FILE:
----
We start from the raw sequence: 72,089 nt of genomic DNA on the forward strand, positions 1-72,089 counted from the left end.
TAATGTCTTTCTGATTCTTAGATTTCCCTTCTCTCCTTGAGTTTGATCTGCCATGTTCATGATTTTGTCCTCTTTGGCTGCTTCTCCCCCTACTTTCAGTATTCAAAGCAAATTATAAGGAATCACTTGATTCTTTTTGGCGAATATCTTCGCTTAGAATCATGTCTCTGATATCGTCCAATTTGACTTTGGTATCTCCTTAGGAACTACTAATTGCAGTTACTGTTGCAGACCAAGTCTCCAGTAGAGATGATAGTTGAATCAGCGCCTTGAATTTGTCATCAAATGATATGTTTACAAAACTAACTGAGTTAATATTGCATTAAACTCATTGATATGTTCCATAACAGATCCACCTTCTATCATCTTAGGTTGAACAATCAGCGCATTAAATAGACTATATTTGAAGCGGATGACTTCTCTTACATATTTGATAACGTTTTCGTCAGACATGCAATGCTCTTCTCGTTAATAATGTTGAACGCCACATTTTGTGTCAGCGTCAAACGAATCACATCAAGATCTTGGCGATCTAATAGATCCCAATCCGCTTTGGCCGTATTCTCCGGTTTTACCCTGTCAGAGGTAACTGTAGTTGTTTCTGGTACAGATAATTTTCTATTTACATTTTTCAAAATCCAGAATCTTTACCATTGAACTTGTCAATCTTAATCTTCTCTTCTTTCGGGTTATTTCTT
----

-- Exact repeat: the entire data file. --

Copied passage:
We start from the raw sequence: 72,089 nt of genomic DNA on the forward strand, positions 1-72,089 counted from the left end.
TAATGTCTTTCTGATTCTTAGATTTCCCTTCTCTCCTTGAGTTTGATCTGCCATGTTCATGATTTTGTCCTCTTTGGCTGCTTCTCCCCCTACTTTCAGTATTCAAAGCAAATTATAAGGAATCACTTGATTCTTTTTGGCGAATATCTTCGCTTAGAATCATGTCTCTGATATCGTCCAATTTGACTTTGGTATCTCCTTAGGAACTACTAATTGCAGTTACTGTTGCAGACCAAGTCTCCAGTAGAGATGATAGTTGAATCAGCGCCTTGAATTTGTCATCAAATGATATGTTTACAAAACTAACTGAGTTAATATTGCATTAAACTCATTGATATGTTCCATAACAGATCCACCTTCTATCATCTTAGGTTGAACAATCAGCGCATTAAATAGACTATATTTGAAGCGGATGACTTCTCTTACATATTTGATAACGTTTTCGTCAGACATGCAATGCTCTTCTCGTTAATAATGTTGAACGCCACATTTTGTGTCAGCGTCAAACGAATCACATCAAGATCTTGGCGATCTAATAGATCCCAATCCGCTTTGGCCGTATTCTCCGGTTTTACCCTGTCAGAGGTAACTGTAGTTGTTTCTGGTACAGATAATTTTCTATTTACATTTTTCAAAATCCAGAATCTTTACCATTGAACTTGTCAATCTTAATCTTCTCTTCTTTCGGGTTATTTCTT